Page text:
Hidden depths: deformation and seismic hazard in continental collision zones


To apply please use the online application form. Simply search for PhD Geological Sciences (and select the entry point of October 2023), then clearly state that you are applying for a PhD studentship and name the project at the top of your personal statement.

Online application

Before applying, please ensure you have read the Doctoral College’s general information on applying for a research degree.

For more information on the admissions process please contact research.degree.admissions@plymouth.ac.uk.

Director of Studies: Professor Mark Anderson
2nd Supervisor: Professor Luca Menegon (luca.menegon@geo.uio.no), Department of Geosciences, University of Oslo
3rd Supervisor: Dr Nick Roberts (nirob@bgs.ac.uk), British Geological Survey
4th Supervisor: Professor Jamie Wilkinson (j.wilkinson@nhm.ac.uk), Natural History Museum
5th Supervisor: Dr Zoe Mildon 
Applications are invited for a 3.5 years PhD studentship. The studentship will start on 01 October 2023.

Project description

Scientific background
How does the base of a mountain belt deform and localize large earthquakes? Does it represent a preferential conduit for fluid flow in the Earth’s crust? This PhD project will address these questions using a continuous 2.4km section of core drilled through the base (décollement) of the Caledonian mountain belt as part of the International Continental Drilling Programme project “Collisional Orogeny in the Scandinavian Caledonides” (COSC-2) [1]. The core represents a unique opportunity to examine the role of fluids in facilitating deformation in the lower plate during continental collision [2], sections of the continental crust that are inaccessible in areas of active continental collision because they are deeply buried. The results will be used to critically re-evaluate mechanical models for lower plate deformation in active mountain belts and implications for better modelling of seismic hazard in these settings [3].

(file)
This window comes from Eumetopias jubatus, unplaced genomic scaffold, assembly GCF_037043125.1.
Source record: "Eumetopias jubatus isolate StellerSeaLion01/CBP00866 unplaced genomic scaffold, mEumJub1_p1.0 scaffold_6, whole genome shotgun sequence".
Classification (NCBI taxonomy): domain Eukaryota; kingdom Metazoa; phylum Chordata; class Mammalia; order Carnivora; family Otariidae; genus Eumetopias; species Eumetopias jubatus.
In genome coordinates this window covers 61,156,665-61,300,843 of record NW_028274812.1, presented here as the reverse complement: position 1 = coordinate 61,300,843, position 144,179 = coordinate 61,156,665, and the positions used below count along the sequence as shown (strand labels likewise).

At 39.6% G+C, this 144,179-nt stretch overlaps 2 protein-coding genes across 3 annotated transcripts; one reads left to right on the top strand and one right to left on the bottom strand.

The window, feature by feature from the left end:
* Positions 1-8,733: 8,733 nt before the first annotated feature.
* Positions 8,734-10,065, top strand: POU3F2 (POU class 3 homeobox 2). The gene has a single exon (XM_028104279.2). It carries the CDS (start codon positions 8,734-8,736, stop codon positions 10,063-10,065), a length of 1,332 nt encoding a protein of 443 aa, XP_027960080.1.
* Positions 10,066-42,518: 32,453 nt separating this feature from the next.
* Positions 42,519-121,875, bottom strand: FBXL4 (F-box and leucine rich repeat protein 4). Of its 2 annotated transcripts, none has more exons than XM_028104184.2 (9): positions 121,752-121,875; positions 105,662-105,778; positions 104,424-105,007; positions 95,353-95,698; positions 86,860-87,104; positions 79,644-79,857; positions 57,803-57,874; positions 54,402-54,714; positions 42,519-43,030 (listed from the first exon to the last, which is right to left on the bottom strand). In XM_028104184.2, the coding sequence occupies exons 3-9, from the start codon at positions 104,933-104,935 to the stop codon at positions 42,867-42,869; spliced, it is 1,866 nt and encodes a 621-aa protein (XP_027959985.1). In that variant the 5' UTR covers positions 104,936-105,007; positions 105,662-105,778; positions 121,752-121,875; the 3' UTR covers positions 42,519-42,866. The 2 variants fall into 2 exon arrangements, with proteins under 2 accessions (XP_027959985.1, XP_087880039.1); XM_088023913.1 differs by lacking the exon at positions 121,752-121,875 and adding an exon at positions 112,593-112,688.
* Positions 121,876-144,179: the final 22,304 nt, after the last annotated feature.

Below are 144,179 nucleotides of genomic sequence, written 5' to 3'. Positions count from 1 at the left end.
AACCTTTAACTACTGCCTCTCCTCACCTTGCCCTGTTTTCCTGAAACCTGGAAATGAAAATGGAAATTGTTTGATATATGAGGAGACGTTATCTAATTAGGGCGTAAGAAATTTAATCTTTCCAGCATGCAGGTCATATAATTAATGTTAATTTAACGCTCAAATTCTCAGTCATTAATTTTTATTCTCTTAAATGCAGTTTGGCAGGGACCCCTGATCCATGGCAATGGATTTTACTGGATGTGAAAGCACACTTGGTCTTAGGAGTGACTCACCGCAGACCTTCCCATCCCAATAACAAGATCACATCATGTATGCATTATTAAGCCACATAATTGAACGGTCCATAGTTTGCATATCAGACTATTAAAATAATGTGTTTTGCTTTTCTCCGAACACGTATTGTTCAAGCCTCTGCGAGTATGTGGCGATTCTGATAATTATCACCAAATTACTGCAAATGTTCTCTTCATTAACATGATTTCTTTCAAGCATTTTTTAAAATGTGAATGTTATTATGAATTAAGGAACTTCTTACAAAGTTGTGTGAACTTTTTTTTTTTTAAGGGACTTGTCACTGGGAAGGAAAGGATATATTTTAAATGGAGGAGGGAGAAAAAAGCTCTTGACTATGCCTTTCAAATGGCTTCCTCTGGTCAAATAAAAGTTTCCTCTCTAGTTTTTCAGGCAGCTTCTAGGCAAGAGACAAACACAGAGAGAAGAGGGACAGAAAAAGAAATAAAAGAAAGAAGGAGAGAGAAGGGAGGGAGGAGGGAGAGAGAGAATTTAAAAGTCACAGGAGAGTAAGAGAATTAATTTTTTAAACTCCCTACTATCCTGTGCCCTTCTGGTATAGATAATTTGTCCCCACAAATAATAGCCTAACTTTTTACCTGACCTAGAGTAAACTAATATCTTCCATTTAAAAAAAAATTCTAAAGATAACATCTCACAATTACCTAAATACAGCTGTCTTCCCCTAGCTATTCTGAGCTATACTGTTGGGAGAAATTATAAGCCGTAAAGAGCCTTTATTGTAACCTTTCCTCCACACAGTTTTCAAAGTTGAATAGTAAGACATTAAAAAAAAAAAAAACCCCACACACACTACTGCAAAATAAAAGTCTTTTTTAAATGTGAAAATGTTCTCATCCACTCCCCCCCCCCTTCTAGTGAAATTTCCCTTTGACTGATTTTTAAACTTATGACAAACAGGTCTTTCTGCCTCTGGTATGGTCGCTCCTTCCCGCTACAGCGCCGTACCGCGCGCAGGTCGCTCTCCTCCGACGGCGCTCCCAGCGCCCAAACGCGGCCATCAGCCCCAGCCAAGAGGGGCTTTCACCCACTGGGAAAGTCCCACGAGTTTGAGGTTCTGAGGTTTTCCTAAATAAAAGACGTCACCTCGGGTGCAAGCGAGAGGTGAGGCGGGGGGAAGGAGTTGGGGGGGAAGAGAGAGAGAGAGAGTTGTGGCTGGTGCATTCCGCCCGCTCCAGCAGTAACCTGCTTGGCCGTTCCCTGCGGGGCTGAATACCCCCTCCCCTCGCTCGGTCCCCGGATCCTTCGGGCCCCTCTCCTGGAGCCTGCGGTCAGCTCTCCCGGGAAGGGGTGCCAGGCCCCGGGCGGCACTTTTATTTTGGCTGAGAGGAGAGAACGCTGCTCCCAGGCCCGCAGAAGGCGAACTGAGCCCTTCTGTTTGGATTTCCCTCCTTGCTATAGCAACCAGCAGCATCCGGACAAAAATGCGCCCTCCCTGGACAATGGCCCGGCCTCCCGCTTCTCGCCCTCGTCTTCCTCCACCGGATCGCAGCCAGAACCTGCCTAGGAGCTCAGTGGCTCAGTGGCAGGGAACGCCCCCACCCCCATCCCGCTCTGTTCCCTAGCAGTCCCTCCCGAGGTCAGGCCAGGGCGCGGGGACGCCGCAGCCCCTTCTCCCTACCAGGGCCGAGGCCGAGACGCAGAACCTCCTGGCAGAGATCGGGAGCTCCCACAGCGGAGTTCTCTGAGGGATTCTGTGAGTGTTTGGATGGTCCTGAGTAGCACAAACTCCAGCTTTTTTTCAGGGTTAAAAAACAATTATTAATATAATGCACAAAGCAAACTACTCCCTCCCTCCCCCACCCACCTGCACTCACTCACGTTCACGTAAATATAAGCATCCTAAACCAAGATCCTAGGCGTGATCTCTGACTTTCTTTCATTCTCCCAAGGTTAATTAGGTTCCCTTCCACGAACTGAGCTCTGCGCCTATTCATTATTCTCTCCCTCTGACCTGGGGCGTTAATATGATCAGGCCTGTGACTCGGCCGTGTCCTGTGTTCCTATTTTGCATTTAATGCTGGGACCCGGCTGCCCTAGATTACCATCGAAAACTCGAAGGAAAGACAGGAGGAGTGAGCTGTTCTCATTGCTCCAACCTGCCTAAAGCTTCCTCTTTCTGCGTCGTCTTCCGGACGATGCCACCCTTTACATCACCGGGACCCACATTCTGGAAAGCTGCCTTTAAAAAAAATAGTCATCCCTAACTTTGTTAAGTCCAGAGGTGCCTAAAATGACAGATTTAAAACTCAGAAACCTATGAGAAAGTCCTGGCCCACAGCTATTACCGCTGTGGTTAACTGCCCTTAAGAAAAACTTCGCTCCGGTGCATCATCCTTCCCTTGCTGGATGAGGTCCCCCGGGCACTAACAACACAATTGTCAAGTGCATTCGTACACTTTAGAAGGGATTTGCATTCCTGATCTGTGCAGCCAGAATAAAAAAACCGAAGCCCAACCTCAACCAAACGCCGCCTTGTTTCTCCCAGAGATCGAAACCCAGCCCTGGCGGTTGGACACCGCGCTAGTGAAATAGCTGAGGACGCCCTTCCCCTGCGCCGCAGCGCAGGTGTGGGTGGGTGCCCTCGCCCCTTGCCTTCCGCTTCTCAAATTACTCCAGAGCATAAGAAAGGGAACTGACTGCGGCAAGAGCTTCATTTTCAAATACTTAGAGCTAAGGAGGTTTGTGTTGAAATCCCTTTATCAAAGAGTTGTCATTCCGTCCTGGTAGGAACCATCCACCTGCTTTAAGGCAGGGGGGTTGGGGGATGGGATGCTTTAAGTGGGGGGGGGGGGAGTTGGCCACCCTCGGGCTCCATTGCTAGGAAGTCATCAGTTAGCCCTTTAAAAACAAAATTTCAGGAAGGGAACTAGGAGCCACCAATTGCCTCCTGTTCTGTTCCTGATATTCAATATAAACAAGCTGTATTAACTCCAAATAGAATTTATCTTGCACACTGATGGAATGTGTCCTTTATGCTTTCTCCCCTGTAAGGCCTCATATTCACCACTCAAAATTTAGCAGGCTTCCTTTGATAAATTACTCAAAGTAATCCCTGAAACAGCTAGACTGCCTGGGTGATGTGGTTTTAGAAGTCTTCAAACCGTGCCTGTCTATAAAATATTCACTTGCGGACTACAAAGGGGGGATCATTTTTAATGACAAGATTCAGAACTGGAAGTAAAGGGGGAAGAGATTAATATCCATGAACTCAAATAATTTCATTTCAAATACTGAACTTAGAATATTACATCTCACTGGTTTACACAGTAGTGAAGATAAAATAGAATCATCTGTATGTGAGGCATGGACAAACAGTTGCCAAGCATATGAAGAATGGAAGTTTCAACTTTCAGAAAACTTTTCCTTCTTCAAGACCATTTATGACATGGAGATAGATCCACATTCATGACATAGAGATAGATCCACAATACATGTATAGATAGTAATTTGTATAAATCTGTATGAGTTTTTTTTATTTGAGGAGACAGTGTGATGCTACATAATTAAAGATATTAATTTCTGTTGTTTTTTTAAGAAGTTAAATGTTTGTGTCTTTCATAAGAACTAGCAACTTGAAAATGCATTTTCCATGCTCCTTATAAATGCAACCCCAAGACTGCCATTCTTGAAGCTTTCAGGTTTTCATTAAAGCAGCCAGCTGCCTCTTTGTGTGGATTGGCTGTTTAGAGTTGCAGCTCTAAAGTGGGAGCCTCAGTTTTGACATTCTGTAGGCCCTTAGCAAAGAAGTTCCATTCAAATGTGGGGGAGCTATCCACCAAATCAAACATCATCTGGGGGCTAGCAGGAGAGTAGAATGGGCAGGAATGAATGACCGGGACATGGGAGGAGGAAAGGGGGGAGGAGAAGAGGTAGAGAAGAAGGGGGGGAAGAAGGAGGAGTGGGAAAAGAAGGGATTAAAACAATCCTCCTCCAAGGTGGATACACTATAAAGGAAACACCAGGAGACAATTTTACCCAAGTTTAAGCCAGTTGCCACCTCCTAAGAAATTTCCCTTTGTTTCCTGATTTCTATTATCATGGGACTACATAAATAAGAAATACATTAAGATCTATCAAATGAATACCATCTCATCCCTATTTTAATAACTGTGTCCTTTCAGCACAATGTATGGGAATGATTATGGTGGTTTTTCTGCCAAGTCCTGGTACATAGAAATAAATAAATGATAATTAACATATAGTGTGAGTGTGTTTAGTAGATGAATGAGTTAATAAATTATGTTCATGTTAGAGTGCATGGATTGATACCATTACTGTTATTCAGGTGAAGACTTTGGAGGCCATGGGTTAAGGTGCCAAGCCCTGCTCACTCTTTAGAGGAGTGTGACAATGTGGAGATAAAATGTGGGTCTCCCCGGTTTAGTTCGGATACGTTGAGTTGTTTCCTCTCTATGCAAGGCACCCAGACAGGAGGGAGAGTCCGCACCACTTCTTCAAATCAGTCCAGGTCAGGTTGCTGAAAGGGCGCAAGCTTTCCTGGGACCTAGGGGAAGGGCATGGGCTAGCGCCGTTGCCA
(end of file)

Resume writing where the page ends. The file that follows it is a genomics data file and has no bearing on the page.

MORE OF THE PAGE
Research methodology
Mineral veins represent proxies for fluid flow during deformation. Microstructural and petrographic analyses of vein samples and associated alteration will determine the spatial distribution, relative timing and mechanism of vein forming processes throughout the core-section. U-Pb geochronology (using laser ablation inductively coupled plasma mass spectrometry) and fluid inclusion studies will constrain the vein chronology and the pressure, temperature and composition (including isotopic composition) of vein-forming fluids [4]. Together the data will be used to evaluate the role of fluids in relation to slip on thrust faults within both ancient and modern décollements. 
The successful candidate will be part of a large international collaborative research team working under the wider remit of COSC-2. Training will be given in structural analysis of drill core (using state-of-the art logging tools), electron microscopy/microprobe analysis, electron backscatter diffraction, U-Pb geochronology and fluid inclusion analysis. The student will develop expertise in each method and their application to understanding how geological fluids influence deformation. Training will also be given in communication of research results and how these can be integrated with geophysical models for seismicity in active collisional settings [5].